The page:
Campanaro (5-foot-9, 192 pounds) isn't among the top tier receivers in the draft. He's likely a middle-round pick.

But after posting a time of 4.46 seconds in the 40-yard dash last month at the NFL combine in Indianapolis, he's starting to turn a few more heads. Carolina already was aware of him because of his connection with wide receivers coach Ricky Proehl, a former Wake Forest star.

Campanaro told during the combine that he's a combination of Proehl, a great route-runner, and Steve Smith, Carolina's all-time leading receiver who was cut last week.

Campanaro caught 67 passes for 803 yards and six touchdowns last season despite missing the final three games with a broken collarbone.

He finished his college career with a school-record 229 catches for 2,506 yards and 14 touchdowns. Proehl had 188 catches for a school-record 2,949 yards and 25 touchdowns at Wake.

So as the Panthers attempt to rebuild their receiving corps from scratch after cutting Smith and losing Brandon LaFell, Ted Ginn Jr., and Domenik Hixon in free agency, keep an eye on Campanaro.

He could be a good complementary player if the Panthers can sign a couple of veterans and draft what coach Ron Rivera has called a dynamic receiver in the first two rounds.

The Panthers already are talking to Cotchery as mentioned above, and Green Bay free agent James Jones told ESPN's Josina Anderson on Sunday he would "love to play with'' quarterback Cam Newton.

Stay tuned.
The Carolina Panthers made an offer to Hakeem Nicks thinking they had a legitimate shot to sign the former New York Giants receiver.

That was until the Indianapolis Colts stepped in and not only offered Nicks a one-year contract worth up to $5.5 million, but also an opportunity to be on the receiving end of passes from quarterback Andrew Luck and be a part of a team that could be one of the best in the AFC next season. Panthers reporter David Newton and Colts reporter Mike Wells talk about Nicks' decision to sign with Indianapolis

[+] EnlargeHakeem Nicks
Al Bello/Getty ImagesHakeem Nicks chose the Indianapolis Colts over the Carolina Panthers.
Wells: David, Carolina quarterback Cam Newton proved last season that he's one of the best young quarterbacks in the league. But Luck has proven in just two years -- with 22 victories -- that he has the complete package: arm, foot speed and mental toughness. So it seems Nicks made the right decision to sign with the Colts. What are your thoughts?

Newton: Totally agree. When Nicks picked Indy over Carolina I mentioned one of the reasons may have been Luck was the more proven quarterback. It didn't sit well with Carolina fans. My argument was simple. Two trips to the playoffs to one. But the bigger reason is Nicks will be surrounded by proven receivers in Indy. Maybe that would have happened at Carolina, but at the time of the decision the Panthers didn't have a receiver on its roster with an NFL catch. When Brandon LaFell signed with New England on Saturday that guaranteed Newton won't have any of his top four wide receivers from last season. At Carolina, Nicks risked the possibility of being double-teamed because there wasn't anybody proven to take coverage away. He would have been the clear-cut No. 1, and I'm not sure he's a No. 1. Luck also has a more established offensive line. So when I said Luck was more proven there were other factors around that.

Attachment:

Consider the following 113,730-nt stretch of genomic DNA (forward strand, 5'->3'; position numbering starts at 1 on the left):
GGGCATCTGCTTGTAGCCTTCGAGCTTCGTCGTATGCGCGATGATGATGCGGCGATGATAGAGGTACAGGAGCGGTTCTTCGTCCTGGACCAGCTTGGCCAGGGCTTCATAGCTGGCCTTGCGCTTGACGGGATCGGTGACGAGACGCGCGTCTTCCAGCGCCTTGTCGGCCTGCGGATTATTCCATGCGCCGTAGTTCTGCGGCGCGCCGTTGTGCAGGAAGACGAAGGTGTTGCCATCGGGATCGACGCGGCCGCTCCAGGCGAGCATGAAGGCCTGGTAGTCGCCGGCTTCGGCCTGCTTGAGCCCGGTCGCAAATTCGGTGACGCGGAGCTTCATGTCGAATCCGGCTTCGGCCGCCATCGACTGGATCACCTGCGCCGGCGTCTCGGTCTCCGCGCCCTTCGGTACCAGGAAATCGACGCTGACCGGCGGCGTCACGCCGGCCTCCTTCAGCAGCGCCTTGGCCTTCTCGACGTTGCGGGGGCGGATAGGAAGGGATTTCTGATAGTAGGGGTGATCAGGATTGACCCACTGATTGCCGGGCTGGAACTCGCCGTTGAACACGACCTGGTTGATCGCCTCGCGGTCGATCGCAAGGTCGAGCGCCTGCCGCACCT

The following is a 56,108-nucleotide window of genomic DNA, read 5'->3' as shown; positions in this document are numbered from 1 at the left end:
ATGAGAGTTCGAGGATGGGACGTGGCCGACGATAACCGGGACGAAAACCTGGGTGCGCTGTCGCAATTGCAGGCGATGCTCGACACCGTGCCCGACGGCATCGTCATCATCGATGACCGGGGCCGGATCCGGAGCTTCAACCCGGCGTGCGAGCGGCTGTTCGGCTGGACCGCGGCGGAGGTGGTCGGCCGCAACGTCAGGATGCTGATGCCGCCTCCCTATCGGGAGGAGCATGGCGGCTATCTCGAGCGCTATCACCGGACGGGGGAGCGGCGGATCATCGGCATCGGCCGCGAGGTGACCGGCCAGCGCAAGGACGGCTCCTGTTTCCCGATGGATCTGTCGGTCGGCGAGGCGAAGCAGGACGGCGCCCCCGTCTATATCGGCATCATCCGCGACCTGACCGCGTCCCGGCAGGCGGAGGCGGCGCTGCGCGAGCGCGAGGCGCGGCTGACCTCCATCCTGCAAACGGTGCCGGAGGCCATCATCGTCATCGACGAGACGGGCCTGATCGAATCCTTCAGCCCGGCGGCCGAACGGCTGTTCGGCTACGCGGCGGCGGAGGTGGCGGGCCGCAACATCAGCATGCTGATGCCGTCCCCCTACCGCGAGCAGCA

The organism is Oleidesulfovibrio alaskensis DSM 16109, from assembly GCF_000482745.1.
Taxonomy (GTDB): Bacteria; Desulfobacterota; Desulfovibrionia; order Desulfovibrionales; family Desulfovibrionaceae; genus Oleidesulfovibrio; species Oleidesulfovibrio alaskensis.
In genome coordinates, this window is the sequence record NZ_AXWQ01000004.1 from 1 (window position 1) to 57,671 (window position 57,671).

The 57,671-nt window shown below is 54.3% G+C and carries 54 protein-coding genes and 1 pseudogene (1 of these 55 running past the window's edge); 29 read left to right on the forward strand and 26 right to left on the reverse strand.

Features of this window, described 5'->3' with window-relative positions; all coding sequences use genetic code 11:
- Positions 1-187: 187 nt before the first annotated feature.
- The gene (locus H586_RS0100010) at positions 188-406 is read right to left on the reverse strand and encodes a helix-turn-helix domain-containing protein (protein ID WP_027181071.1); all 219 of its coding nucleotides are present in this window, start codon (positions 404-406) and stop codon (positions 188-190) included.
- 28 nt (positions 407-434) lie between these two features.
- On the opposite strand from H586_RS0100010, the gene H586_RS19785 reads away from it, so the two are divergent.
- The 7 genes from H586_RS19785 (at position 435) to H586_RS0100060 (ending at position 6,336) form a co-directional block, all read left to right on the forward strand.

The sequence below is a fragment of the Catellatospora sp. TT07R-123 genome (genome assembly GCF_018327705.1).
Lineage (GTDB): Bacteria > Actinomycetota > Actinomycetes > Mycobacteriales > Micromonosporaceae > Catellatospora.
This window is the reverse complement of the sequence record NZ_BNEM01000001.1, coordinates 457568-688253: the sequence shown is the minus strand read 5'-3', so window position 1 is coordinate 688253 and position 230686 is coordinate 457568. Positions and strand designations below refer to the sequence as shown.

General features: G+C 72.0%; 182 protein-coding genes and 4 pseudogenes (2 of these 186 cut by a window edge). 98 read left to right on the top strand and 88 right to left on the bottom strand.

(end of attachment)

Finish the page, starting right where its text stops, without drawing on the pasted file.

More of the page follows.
Having said that, if you were starting a team from scratch would you pick Luck or Newton?

Wells: I like how Newton played last season, but I've still got to give Luck the edge over him and players such as Seattle's Russell Wilson and San Francisco's Colin Kaepernick. Luck's résumé speaks for itself. He led the Colts to an 11-5 record during a rookie season when his coach, Chuck Pagano, missed 12 games while battling cancer. He repeated that record last season while losing five offensive starters by Week 7. Luck has led the Colts on 11 fourth quarter or overtime game-winning drives in his young NFL career. Should I continue? It also helps that Luck's Colts have already beaten the Seahawks and 49ers. Maybe you and I can corner Rob Chudzinski somewhere after the season and ask him his thoughts because he obviously coached Newton in Carolina and he's about to coach Luck with the Colts next season.

It seems like the Panthers don't seem to know which direction they're headed with players like receiver Steve Smith being released. Am I wrong to think that could sway a free agent's decision?

Newton: It would have to cast doubt. It certainly casts doubt in my mind. It'll all come down to how convincing general manager Dave Gettleman is on selling his plan. And yes, there's a plan. Jerricho Cotchery is coming in for a visit on Monday and James Jones says he'd like to play for Carolina. If the Panthers can get a couple of solid veterans -- even if they aren't bona fide No. 1s, and select a dynamic receiver with either their first- or second-round pick, the receiving corps potentially could be better than last season. Even Smith admitted he's not a No. 1 anymore. So for all the grief I've given Gettleman for making a mistake in dumping Smith, in the long run it could work out. I mean, the beef on LaFell last season was he wasn't a bona fide No. 2. Ted Ginn Jr. had a nice season, but he had only two catches the year before. Domenik Hixon had only one catch that impacted a game. So big picture, they didn't really lose a lot.

So how do you expect Nicks to fit in at Indianapolis? Can he help put Indy over the top?